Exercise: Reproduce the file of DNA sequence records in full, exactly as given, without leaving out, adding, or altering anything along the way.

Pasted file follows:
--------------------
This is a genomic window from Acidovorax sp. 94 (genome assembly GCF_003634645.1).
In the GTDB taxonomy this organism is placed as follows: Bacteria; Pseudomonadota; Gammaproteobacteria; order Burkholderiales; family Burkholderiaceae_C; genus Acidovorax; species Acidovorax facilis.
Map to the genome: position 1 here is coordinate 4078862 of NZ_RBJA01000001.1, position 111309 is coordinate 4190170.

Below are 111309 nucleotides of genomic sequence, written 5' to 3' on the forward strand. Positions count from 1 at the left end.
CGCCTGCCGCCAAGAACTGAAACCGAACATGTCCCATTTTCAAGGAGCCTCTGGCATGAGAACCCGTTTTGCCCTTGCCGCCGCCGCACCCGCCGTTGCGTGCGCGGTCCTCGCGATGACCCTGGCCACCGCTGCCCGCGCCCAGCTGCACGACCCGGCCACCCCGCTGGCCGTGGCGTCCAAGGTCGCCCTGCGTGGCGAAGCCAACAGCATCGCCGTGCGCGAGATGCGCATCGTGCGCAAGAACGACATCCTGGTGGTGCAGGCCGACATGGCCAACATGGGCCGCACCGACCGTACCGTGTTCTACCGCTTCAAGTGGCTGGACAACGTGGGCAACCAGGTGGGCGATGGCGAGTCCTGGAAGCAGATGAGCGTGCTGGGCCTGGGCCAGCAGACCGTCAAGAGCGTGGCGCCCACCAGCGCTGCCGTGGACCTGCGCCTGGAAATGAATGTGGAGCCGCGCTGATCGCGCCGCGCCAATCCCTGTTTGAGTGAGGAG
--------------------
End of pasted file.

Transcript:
This is a genomic window from Acidovorax sp. 94 (genome assembly GCF_003634645.1).
In the GTDB taxonomy this organism is placed as follows: Bacteria; Pseudomonadota; Gammaproteobacteria; order Burkholderiales; family Burkholderiaceae_C; genus Acidovorax; species Acidovorax facilis.
Map to the genome: position 1 here is coordinate 4078862 of NZ_RBJA01000001.1, position 111309 is coordinate 4190170.

Below are 111309 nucleotides of genomic sequence, written 5' to 3' on the forward strand. Positions count from 1 at the left end.
CGCCTGCCGCCAAGAACTGAAACCGAACATGTCCCATTTTCAAGGAGCCTCTGGCATGAGAACCCGTTTTGCCCTTGCCGCCGCCGCACCCGCCGTTGCGTGCGCGGTCCTCGCGATGACCCTGGCCACCGCTGCCCGCGCCCAGCTGCACGACCCGGCCACCCCGCTGGCCGTGGCGTCCAAGGTCGCCCTGCGTGGCGAAGCCAACAGCATCGCCGTGCGCGAGATGCGCATCGTGCGCAAGAACGACATCCTGGTGGTGCAGGCCGACATGGCCAACATGGGCCGCACCGACCGTACCGTGTTCTACCGCTTCAAGTGGCTGGACAACGTGGGCAACCAGGTGGGCGATGGCGAGTCCTGGAAGCAGATGAGCGTGCTGGGCCTGGGCCAGCAGACCGTCAAGAGCGTGGCGCCCACCAGCGCTGCCGTGGACCTGCGCCTGGAAATGAATGTGGAGCCGCGCTGATCGCGCCGCGCCAATCCCTGTTTGAGTGAGGAG